In cleaning out my Dad's desk yesterday, I came across all sorts of papers and books and his writings. It's been almost fourteen months since My Dad died, but almost twenty months since he last sat at that desk. I found his last devotional reading from his Daily Bread on Saturday December 16, 2011 - it was tucked into one of his many worn and well read Bible, at Isaiah 53.
As a preacher, going through another preacher's files, it forced on me a harsh question: in the end is it all meaningless? All those meetings, all those prayers, all those expectations, all those words: in the end what do they add up to? Only God knows and justly judges a persons work and worth. Somehow what my Dad did matters, for I and my family and many others have have been blessed by him. But on the other hand, the finality of my Dad's death impresses me to consider what my daughter and sons will remember about me when they go through this preachers old desk.
It is this thought that has settled on my heart and shapes my reading of Ecclesiastes this morning. What makes life meaningful? It's an old question that preachers and everyone else have been wrestling with through the ages. Going through Dad's stuff made me both melancholy and grateful. It also made me want to meditate on the writings of another preacher, found in the book of Ecclesiastes. I've provided some quotes from chapter seven that were helpful to me as I contemplated on my Dad's untimely death and my fleeting life.
A good reputation is better than a fat bank account.
Your death date tells more than your birth date.
You learn more at a funeral than at a feast—
After all, that's where we'll end up.
We might discover something from it.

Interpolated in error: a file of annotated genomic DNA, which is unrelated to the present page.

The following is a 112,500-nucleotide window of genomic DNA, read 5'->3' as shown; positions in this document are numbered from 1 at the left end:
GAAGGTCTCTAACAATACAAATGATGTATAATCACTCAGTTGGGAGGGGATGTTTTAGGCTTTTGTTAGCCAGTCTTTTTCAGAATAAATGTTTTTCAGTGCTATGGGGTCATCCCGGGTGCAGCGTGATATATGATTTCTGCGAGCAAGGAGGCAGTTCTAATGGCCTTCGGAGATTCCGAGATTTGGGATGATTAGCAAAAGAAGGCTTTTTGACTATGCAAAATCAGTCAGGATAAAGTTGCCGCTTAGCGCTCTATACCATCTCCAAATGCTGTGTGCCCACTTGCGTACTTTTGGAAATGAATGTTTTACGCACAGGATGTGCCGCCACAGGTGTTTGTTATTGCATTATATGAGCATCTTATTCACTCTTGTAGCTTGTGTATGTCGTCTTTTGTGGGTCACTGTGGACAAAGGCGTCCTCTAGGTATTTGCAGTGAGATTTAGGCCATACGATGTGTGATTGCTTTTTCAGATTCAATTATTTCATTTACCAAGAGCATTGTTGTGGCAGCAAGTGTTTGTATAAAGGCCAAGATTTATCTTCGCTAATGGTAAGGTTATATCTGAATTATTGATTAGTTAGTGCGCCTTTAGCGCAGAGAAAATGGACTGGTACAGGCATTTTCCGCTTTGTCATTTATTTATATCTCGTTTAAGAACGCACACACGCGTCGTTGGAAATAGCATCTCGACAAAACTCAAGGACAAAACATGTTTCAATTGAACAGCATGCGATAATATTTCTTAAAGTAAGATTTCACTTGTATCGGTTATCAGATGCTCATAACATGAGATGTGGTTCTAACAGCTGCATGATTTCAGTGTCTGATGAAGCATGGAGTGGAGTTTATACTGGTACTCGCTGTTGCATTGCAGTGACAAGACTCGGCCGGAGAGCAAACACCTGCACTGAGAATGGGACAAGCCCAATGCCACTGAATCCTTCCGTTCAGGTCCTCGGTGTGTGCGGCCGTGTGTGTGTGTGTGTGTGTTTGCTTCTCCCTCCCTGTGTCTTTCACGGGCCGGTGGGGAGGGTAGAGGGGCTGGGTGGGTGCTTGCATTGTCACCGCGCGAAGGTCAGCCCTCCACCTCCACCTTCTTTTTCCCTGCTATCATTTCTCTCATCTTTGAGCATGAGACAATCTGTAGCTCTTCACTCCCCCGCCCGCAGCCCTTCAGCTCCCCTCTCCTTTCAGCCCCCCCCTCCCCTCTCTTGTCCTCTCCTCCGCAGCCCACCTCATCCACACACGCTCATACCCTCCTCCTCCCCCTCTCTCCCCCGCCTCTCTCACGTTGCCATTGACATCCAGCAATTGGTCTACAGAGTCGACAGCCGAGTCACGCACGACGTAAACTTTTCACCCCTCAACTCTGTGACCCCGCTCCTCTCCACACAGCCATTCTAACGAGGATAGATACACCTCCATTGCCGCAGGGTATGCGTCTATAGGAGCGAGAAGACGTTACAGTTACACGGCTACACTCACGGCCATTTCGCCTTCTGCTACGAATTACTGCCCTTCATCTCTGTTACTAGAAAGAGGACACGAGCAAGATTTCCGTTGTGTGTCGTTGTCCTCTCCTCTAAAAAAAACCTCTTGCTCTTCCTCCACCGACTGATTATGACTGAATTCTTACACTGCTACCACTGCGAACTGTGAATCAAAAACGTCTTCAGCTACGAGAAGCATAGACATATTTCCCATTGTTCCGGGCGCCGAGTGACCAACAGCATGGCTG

Crying is better than laughing.
It blotches the face but it scours the heart.
Sages invest themselves in hurt and grieving.
Fools waste their lives in fun and games.
Endings are better than beginnings.
Sticking to it is better than standing out.
Don't be quick to fly off the handle.
Anger boomerangs. You can spot a fool by the lumps on his head.
Don't always be asking, "Where are the good old days?"
Wise folks don't ask questions like that.
Wisdom is better when it's paired with money,
Especially if you get both while you're still living.
Double protection: wisdom and wealth!
Plus this bonus: Wisdom energizes its owner.
On a good day, enjoy yourself;
On a bad day, examine your conscience.
God arranges for both kinds of days
So that we won't take anything for granted.
I've seen it all in my brief and pointless life—
here a good person cut down in the middle of doing good,
there a bad person living a long life of sheer evil.
So don't knock yourself out being good,
and don't go overboard being wise.
Believe me, you won't get anything out of it.
But don't press your luck by being bad, either.
And don't be reckless.
Why die needlessly?
It's best to stay in touch with both sides of an issue.
A person who fears God deals responsibly with all of reality, not just a piece of it.
Wisdom puts more strength in one wise person
Than ten strong men give to a city.
There's not one totally good person on earth,
Not one who is truly pure and sinless.
I tested everything in my search for wisdom.
I set out to be wise, but it was beyond me,
far beyond me, and deep—oh so deep!
Does anyone ever find it?
I concentrated with all my might,
studying and exploring and seeking wisdom—
the meaning of life.
I also wanted to identify evil and stupidity,
foolishness and craziness.
But the wisdom I've looked for I haven't found.
I didn't find one man or woman in a thousand worth my while.
Yet I did spot one ray of light in this murk:
God made men and women true and upright;
we're the ones who've made a mess of things.
(Excerpts from Ecclesiastes 7, the Message translation)